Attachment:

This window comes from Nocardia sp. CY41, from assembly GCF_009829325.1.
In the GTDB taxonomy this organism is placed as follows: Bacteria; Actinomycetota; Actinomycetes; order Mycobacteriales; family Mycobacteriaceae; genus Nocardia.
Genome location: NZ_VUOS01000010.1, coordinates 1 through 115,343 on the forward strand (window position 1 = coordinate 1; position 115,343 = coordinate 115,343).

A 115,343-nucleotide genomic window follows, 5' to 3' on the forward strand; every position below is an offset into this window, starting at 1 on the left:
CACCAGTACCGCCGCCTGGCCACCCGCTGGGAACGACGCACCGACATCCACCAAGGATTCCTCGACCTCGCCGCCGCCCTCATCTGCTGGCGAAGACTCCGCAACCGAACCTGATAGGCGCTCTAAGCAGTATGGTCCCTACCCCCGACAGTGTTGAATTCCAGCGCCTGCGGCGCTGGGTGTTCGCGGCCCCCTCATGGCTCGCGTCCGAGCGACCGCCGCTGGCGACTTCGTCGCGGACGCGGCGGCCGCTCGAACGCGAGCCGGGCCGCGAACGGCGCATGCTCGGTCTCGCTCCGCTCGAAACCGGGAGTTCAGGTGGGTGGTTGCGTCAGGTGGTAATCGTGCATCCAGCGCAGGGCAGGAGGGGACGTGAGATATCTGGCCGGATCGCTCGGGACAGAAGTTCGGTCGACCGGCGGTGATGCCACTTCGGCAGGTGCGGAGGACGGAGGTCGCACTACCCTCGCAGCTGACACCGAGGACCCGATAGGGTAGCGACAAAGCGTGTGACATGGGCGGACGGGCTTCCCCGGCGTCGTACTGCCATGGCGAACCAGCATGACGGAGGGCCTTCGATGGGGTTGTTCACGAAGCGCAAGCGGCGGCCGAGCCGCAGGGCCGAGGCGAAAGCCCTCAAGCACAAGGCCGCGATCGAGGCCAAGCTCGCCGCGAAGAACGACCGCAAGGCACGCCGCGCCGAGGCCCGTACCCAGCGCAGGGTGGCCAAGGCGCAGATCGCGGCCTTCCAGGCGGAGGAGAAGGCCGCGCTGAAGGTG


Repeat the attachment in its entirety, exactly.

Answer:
This window comes from Nocardia sp. CY41, from assembly GCF_009829325.1.
In the GTDB taxonomy this organism is placed as follows: Bacteria; Actinomycetota; Actinomycetes; order Mycobacteriales; family Mycobacteriaceae; genus Nocardia.
Genome location: NZ_VUOS01000010.1, coordinates 1 through 115,343 on the forward strand (window position 1 = coordinate 1; position 115,343 = coordinate 115,343).

A 115,343-nucleotide genomic window follows, 5' to 3' on the forward strand; every position below is an offset into this window, starting at 1 on the left:
CACCAGTACCGCCGCCTGGCCACCCGCTGGGAACGACGCACCGACATCCACCAAGGATTCCTCGACCTCGCCGCCGCCCTCATCTGCTGGCGAAGACTCCGCAACCGAACCTGATAGGCGCTCTAAGCAGTATGGTCCCTACCCCCGACAGTGTTGAATTCCAGCGCCTGCGGCGCTGGGTGTTCGCGGCCCCCTCATGGCTCGCGTCCGAGCGACCGCCGCTGGCGACTTCGTCGCGGACGCGGCGGCCGCTCGAACGCGAGCCGGGCCGCGAACGGCGCATGCTCGGTCTCGCTCCGCTCGAAACCGGGAGTTCAGGTGGGTGGTTGCGTCAGGTGGTAATCGTGCATCCAGCGCAGGGCAGGAGGGGACGTGAGATATCTGGCCGGATCGCTCGGGACAGAAGTTCGGTCGACCGGCGGTGATGCCACTTCGGCAGGTGCGGAGGACGGAGGTCGCACTACCCTCGCAGCTGACACCGAGGACCCGATAGGGTAGCGACAAAGCGTGTGACATGGGCGGACGGGCTTCCCCGGCGTCGTACTGCCATGGCGAACCAGCATGACGGAGGGCCTTCGATGGGGTTGTTCACGAAGCGCAAGCGGCGGCCGAGCCGCAGGGCCGAGGCGAAAGCCCTCAAGCACAAGGCCGCGATCGAGGCCAAGCTCGCCGCGAAGAACGACCGCAAGGCACGCCGCGCCGAGGCCCGTACCCAGCGCAGGGTGGCCAAGGCGCAGATCGCGGCCTTCCAGGCGGAGGAGAAGGCCGCGCTGAAGGTG